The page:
Capital hydrogen – Tokyo Governor Yuriko Koike announced plans to build a hydrogen supply network of pipelines in the capital as an energy resource to cut down on GHG emissions, Asahi Shimbun reports. Koike made the pitch Nov. 8 at a meeting on “green hydrogen” during the COP27 summit in Egypt. During the meeting, Koike spoke about green hydrogen being a pillar to achieve a decarbonised society once the system is up and running in Japan’s capital. “We have plans to build a supply system, including pipelines, to receive ‘green hydrogen’ generated around the world,” she said. Plans call for constructing pipelines that connect Kawasaki Port in neighboring Kanagawa Prefecture to the capital’s waterfront area to supply Tokyo residents with hydrogen transported to the port from overseas, according to the Tokyo metropolitan government. Meanwhile, a Japanese industry-government-led consortium will study building a hydrogen supply chain in Muroran in north Japan’s Hokkaido, with the aim of supplying cheaper hydrogen. The consortium, led by local gas firm Muroran Gas and the Muroran city government, announced that a study would be conducted on constructing a hydrogen plant with a storage and distribution system, Argus Media reports.

More efforts to be made – China’s petrochemical sector may reach peak carbon emissions only by 2035, five years later than the national target, given current emission trends, South China Morning Post reports, citing a report issued by Peking University. However, a low emissions push, such as industrial restructuring and increased electrification, could help the industry achieve peak carbon as early as 2025, and produce only half of the carbon emissions compared to the baseline scenario by 2060, according to the report. The petrochemical sector accounts for about 4% of China’s total CO2 emissions.

Go explore – The board of directors of the Indian Energy Exchange (IEX) in their meeting held on Nov. 25 accorded its in-principle approval for the formation of a wholly-owned subsidiary company in India to explore carbon market business opportunities, IEX announced over the weekend. Details will be shared at a later date, according to an IEX spokesperson.

Pricing it in – South Korean conglomerate SK will introduce an internal price on carbon worldwide across eight of its subsidiaries, the company said over the weekend. The price will vary somewhat depending on where companies are located, and will be set at $40-95/t in 2025, $60-105/t in 2027 and hit $200 in some regions in 2040, SK said. The company will take the internal carbon price into account in all business decisions, and expects it to drive cleaner investment decisions.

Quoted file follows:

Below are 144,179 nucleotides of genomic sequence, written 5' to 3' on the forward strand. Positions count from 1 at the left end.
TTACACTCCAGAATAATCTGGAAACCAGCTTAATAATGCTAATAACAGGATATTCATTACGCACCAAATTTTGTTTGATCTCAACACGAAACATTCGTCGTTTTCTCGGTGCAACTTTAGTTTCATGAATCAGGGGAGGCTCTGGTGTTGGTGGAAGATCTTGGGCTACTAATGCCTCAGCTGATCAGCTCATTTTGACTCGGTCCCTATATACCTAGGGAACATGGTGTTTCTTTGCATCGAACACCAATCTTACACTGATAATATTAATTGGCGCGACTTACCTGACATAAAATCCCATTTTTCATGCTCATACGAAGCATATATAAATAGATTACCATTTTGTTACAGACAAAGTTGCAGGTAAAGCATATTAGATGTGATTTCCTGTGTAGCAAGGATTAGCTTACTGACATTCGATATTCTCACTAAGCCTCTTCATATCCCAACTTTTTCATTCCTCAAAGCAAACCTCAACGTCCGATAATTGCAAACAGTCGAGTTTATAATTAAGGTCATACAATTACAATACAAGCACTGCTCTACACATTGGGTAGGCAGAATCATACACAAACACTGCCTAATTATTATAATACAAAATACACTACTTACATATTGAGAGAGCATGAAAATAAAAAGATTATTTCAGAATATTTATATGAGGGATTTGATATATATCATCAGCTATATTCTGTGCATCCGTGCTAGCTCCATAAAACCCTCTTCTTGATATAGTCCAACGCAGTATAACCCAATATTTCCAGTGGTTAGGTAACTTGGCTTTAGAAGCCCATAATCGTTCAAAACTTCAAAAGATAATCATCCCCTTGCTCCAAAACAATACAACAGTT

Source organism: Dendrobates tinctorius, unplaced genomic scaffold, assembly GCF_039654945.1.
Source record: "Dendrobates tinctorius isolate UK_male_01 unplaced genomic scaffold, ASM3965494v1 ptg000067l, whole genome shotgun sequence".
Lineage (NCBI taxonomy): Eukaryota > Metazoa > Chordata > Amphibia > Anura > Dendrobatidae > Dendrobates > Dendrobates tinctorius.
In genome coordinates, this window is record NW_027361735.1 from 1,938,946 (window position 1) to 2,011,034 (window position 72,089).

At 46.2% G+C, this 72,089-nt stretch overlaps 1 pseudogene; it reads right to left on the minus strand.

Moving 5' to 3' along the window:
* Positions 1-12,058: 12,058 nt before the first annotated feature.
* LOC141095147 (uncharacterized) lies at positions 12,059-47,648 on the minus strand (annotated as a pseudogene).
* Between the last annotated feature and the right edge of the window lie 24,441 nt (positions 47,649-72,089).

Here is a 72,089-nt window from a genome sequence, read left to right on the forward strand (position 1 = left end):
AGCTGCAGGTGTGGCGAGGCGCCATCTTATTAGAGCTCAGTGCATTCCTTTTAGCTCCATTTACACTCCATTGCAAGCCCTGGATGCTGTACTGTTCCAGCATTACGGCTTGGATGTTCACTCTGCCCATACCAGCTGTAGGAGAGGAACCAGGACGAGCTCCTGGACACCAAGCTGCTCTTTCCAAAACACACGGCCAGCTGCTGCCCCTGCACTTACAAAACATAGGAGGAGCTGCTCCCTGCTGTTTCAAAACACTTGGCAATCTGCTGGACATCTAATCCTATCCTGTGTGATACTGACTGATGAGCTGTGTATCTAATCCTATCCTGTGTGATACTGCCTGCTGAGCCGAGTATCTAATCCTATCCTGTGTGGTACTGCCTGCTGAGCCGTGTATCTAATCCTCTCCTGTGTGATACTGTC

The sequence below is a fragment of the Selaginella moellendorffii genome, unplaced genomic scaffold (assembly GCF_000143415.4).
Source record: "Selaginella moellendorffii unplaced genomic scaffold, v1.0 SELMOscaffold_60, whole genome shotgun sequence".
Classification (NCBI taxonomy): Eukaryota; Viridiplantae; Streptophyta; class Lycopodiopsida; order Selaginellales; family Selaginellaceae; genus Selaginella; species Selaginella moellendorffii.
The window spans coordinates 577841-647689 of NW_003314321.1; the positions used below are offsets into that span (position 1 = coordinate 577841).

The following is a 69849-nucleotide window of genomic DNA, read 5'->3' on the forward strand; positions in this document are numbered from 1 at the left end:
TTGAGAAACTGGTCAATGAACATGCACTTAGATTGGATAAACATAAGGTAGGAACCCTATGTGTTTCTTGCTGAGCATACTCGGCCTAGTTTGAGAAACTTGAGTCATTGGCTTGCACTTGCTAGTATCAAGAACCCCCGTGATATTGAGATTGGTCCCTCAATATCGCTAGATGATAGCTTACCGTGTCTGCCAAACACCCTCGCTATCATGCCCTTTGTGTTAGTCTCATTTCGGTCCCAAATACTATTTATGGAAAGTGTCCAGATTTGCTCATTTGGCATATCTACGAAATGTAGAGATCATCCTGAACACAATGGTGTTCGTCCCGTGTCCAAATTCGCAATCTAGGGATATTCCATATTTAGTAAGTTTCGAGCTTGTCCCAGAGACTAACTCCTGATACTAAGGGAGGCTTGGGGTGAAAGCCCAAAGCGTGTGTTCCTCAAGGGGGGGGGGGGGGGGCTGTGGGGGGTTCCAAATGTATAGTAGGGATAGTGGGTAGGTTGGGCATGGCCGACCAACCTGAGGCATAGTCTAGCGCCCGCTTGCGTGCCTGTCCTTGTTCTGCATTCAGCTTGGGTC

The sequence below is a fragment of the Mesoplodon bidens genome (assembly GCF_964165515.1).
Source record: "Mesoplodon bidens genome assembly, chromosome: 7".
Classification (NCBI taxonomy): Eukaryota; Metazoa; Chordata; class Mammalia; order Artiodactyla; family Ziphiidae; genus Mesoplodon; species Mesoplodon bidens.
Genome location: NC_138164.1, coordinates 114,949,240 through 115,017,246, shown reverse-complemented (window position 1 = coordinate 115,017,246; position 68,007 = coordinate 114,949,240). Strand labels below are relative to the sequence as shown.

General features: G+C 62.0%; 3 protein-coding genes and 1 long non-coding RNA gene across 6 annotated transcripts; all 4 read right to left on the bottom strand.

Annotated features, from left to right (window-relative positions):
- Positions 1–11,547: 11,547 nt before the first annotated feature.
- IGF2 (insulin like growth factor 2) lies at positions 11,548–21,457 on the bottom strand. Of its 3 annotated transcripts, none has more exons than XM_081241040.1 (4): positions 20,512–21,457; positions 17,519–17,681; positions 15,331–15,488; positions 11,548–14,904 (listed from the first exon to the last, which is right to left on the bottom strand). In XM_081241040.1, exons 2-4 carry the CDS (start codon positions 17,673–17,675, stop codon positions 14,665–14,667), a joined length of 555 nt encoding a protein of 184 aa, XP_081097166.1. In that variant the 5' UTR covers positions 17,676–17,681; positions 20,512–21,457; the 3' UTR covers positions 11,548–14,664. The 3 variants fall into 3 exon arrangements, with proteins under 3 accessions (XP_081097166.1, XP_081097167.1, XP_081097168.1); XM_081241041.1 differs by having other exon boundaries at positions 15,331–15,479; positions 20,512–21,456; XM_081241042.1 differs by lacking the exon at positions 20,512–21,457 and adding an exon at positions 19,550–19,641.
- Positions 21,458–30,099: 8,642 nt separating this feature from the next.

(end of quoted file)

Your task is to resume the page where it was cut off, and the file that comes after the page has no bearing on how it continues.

Manchin v Glick – The US energy sector is treading carefully in publicly choosing sides in Sen. Joe Manchin’s (D) refusal to advance the renomination of Richard Glick, chair of the Federal Energy Regulatory Commission, torn between two powerful figures with sway over electric and natural gas projects. The lack of intensive and public lobbying on Glick’s behalf – particularly from oil and gas trade groups – dims hopes from his supporters that Manchin will change his mind. That risks leaving the commission split 2-2 between Democrats and Republicans, a situation that energy lobbyists say would tie up approvals for many natural gas pipelines, transmission lines, and other vital projects. The West Virginia Democrat – who chairs the Energy and Natural Resources Committee – said this month he wouldn’t hold a confirmation hearing for Glick, whom the Biden administration renominated in May and who must leave his post at the end of the year. The White House would then have to renominate Glick or nominate someone else next year, a process likely to take months. Manchin’s influence over energy policy and FERC’s oversight of electric and natural gas infrastructure have complicated the political calculus, energy lobbyists said in interviews with Bloomberg. Glick’s record has angered fossil energy groups who viewed his push in February to look harder at the economic need and environmental costs of natural gas infrastructure as slowing down project reviews.